Tracy Phillips

Tracy is a Senior Project Specialist with the IACP. She is responsible for managing the day-to-day operation of the Web site and coordinating the site's social networking plan. In addition, Ms. Phillips provides writing, editorial, and technical assistance on a variety of association projects and activities, including police management studies, job analyses, executives searches, federal grants, and various research projects and proposals. She has more than 10 years of experience in state and local government, including work as a management analyst, performance auditor, and crime analyst. Ms. Phillips holds a master's degree in public administration from the University of Georgia and a bachelor's from Clemson University.

Want to hear more from Tracy Phillips? Follow her and the Discover Policing team on TwitterFacebook, and on the Inside Discover Policing blog. You can also network with other police recruitment professionals in the Law Enforcement Recruitment LinkedIn group.

Zach Perron

Lieutenant Zach Perron is the public affairs manager for the Palo Alto (CA) Police Department. Zach was a 2014 visiting fellow at the IACP in the Center for Social Media. He serves on the steering committee for the Bay Area Law Enforcement Social Media Group (BALESMG), and is a member of the US. Department of Homeland Security's Virtual Social Media Working Group (VSMWG). He holds a bachelor's degree in American Studies from Stanford University and is now pursuing a graduate education at the Naval Postgraduate School's Center for Homeland Defense and Security in Monterey, California.  You can follow him on Twitter: @zpPAPD.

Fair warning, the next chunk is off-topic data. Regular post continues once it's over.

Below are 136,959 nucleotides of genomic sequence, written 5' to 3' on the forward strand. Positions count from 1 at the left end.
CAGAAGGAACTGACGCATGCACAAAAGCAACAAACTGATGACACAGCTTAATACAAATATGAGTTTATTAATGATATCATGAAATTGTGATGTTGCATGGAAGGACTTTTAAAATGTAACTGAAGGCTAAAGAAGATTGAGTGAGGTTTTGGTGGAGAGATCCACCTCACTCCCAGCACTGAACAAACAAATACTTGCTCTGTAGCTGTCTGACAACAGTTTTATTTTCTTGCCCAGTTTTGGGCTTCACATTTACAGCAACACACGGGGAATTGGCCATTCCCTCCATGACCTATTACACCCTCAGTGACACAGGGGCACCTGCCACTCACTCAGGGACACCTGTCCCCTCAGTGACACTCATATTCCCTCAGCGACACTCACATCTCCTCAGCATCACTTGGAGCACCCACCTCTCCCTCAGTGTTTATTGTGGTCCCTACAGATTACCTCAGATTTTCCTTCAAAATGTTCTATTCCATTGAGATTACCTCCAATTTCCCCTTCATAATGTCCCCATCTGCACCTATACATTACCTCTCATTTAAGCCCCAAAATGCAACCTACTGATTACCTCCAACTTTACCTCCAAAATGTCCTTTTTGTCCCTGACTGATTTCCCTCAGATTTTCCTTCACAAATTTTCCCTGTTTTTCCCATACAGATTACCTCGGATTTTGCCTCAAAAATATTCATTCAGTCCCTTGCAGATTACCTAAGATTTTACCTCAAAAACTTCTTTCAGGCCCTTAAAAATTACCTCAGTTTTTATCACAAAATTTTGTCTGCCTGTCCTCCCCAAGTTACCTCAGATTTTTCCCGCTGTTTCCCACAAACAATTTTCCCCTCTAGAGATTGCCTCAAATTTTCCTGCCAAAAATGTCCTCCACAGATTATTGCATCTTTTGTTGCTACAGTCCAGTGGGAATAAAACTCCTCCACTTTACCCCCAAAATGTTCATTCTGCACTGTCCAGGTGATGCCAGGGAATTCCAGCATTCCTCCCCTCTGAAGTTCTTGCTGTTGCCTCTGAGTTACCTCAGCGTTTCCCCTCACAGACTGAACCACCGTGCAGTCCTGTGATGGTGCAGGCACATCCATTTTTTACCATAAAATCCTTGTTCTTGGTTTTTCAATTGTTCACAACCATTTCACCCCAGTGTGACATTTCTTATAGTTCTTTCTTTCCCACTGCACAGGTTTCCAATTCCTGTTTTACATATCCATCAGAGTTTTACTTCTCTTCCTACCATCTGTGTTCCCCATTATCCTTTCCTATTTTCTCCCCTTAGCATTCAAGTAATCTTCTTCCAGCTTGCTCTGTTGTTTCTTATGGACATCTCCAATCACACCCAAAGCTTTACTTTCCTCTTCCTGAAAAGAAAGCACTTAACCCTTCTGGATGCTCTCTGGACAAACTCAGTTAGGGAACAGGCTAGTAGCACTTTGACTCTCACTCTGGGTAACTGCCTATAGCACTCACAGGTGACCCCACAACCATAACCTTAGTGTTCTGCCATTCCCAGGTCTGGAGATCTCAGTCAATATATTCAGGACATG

Dave Norris

Sergeant Dave Norris is a 21 year veteran of the City of San Mateo Police Department. He has worked in a number of positions including Juvenile Detective, Field Training Officer, Narcotics Detective, and Patrol Supervisor. Dave is currently assigned to Community and Media Relations and oversees day-to-day functions that involve the relationship between the police, the community, and the media. Dave is dedicated to the increase of community engagement through the use of social media. Under his management, San Mateo PD's direct subscribers to community alerts and public safety messaging has grown from several hundred to over 22,000.

Chris Hsiung

Captain Chris Hsiung commands the Field Operations Division at the Mountain View Police Department in California. Through the department Community Action and Information Unit (CAIU), he manages strategy, community engagement, and growth through the police department social media channels. Chris has been serving the Mountain View community for over 19 years and has held a variety of assignments within MVPD. These include detective assignments in Property Crimes, Person Crimes, and High Tech Crimes as well as collateral assignments on SWAT and the Field Evidence Team. He also serves on the planning committee for the Bay Area Law Enforcement Social Media Group (BALESMG). You can follow him on Twitter @chMtnViewPD.

Lynn Hightower

Lynn is the Communications Director and Public Information Officer for the Boise Police Department and has served in that role since October, 2003. Lynn also serves at the PIO for the Boise Fire Department. Lynn authors and manages the social media outreach for Boise Police and often acts as media spokesperson. She advises officers from patrol to command staff on media and public communications skills. Lynn joined the Boise Police Department after 17 years as a television reporter, producer, anchor, and news director. Lynn regularly instructs new officers at the Boise Police Academy and has given media and public communications presentations to dozens of federal, state, and local emergency responder agencies. Follow Lynn and Boise Police on Twitter @BoisePD.